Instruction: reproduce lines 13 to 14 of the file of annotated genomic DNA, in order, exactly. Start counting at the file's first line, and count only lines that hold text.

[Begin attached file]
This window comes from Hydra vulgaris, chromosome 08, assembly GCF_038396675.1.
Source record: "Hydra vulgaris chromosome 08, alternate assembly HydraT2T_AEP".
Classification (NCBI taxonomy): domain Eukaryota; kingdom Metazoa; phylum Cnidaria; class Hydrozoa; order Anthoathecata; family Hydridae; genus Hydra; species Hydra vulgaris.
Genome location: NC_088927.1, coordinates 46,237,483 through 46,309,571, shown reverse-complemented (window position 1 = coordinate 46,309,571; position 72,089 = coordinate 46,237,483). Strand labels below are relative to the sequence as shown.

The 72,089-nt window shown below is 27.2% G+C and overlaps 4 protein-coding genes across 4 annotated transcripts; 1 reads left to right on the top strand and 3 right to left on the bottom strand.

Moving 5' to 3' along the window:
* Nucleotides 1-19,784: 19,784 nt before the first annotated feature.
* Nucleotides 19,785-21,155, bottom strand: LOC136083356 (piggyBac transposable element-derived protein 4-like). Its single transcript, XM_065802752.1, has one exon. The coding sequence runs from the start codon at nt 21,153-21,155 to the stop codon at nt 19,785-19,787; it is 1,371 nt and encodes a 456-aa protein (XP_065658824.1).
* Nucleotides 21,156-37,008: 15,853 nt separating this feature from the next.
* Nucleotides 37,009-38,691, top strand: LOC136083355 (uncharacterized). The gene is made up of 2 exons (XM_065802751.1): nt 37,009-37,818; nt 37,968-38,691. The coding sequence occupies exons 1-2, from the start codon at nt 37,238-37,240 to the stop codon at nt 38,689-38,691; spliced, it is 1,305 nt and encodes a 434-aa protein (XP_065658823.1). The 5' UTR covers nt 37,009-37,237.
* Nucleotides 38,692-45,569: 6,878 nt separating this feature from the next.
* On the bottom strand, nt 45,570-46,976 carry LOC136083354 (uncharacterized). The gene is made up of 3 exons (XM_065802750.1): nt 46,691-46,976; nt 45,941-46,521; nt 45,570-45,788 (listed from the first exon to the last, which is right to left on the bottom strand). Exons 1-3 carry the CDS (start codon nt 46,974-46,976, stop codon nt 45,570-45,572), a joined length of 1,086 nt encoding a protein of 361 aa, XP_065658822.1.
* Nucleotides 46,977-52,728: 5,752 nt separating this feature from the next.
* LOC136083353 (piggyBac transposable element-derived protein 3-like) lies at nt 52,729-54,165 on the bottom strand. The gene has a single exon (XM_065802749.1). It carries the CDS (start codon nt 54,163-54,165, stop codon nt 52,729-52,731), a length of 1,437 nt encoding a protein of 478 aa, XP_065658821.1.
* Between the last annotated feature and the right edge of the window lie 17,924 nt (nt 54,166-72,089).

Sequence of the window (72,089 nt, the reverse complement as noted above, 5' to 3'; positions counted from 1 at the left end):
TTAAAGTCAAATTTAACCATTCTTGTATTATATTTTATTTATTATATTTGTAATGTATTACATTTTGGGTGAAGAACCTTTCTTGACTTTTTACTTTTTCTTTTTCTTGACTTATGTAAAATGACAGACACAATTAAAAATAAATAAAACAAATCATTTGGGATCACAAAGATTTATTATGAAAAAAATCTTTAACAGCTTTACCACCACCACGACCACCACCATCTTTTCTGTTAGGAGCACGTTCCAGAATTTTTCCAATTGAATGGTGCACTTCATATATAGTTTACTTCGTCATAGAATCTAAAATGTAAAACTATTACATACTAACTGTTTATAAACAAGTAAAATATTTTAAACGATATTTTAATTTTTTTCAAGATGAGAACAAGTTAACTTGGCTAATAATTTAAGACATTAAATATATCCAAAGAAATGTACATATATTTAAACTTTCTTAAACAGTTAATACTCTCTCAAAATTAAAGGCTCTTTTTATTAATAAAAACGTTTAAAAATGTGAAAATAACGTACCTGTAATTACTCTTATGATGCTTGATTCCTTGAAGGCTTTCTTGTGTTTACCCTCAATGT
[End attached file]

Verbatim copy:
* Nucleotides 46,977-52,728: 5,752 nt separating this feature from the next.
* LOC136083353 (piggyBac transposable element-derived protein 3-like) lies at nt 52,729-54,165 on the bottom strand. The gene has a single exon (XM_065802749.1). It carries the CDS (start codon nt 54,163-54,165, stop codon nt 52,729-52,731), a length of 1,437 nt encoding a protein of 478 aa, XP_065658821.1.